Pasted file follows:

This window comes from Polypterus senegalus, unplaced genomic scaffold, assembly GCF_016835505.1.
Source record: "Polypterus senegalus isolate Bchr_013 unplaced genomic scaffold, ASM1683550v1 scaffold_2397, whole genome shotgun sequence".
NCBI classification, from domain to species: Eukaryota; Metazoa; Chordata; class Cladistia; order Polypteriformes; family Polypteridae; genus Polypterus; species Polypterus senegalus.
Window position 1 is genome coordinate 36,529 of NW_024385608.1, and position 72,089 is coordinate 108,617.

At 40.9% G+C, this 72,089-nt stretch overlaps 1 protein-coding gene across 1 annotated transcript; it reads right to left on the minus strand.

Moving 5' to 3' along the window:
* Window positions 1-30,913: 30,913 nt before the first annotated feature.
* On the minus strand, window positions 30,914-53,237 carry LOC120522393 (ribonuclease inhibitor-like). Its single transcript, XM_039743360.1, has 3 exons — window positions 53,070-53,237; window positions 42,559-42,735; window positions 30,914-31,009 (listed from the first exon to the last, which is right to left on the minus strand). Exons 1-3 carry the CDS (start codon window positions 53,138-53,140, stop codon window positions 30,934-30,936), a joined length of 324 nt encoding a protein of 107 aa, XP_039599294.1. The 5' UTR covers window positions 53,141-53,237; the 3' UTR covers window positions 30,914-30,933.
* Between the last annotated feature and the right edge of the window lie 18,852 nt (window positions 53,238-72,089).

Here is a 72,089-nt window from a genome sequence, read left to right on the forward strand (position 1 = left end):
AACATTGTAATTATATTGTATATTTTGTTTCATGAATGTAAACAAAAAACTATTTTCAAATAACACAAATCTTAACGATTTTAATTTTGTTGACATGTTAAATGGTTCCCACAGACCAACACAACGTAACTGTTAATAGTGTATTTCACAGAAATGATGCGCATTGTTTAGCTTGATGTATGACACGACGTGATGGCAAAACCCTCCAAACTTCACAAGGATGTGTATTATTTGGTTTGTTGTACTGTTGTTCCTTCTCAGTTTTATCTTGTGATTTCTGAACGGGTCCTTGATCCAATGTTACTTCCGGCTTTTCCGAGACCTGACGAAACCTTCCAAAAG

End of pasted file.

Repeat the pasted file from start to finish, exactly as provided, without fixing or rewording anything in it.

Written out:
This window comes from Polypterus senegalus, unplaced genomic scaffold, assembly GCF_016835505.1.
Source record: "Polypterus senegalus isolate Bchr_013 unplaced genomic scaffold, ASM1683550v1 scaffold_2397, whole genome shotgun sequence".
NCBI classification, from domain to species: Eukaryota; Metazoa; Chordata; class Cladistia; order Polypteriformes; family Polypteridae; genus Polypterus; species Polypterus senegalus.
Window position 1 is genome coordinate 36,529 of NW_024385608.1, and position 72,089 is coordinate 108,617.

At 40.9% G+C, this 72,089-nt stretch overlaps 1 protein-coding gene across 1 annotated transcript; it reads right to left on the minus strand.

Moving 5' to 3' along the window:
* Window positions 1-30,913: 30,913 nt before the first annotated feature.
* On the minus strand, window positions 30,914-53,237 carry LOC120522393 (ribonuclease inhibitor-like). Its single transcript, XM_039743360.1, has 3 exons — window positions 53,070-53,237; window positions 42,559-42,735; window positions 30,914-31,009 (listed from the first exon to the last, which is right to left on the minus strand). Exons 1-3 carry the CDS (start codon window positions 53,138-53,140, stop codon window positions 30,934-30,936), a joined length of 324 nt encoding a protein of 107 aa, XP_039599294.1. The 5' UTR covers window positions 53,141-53,237; the 3' UTR covers window positions 30,914-30,933.
* Between the last annotated feature and the right edge of the window lie 18,852 nt (window positions 53,238-72,089).

Here is a 72,089-nt window from a genome sequence, read left to right on the forward strand (position 1 = left end):
AACATTGTAATTATATTGTATATTTTGTTTCATGAATGTAAACAAAAAACTATTTTCAAATAACACAAATCTTAACGATTTTAATTTTGTTGACATGTTAAATGGTTCCCACAGACCAACACAACGTAACTGTTAATAGTGTATTTCACAGAAATGATGCGCATTGTTTAGCTTGATGTATGACACGACGTGATGGCAAAACCCTCCAAACTTCACAAGGATGTGTATTATTTGGTTTGTTGTACTGTTGTTCCTTCTCAGTTTTATCTTGTGATTTCTGAACGGGTCCTTGATCCAATGTTACTTCCGGCTTTTCCGAGACCTGACGAAACCTTCCAAAAG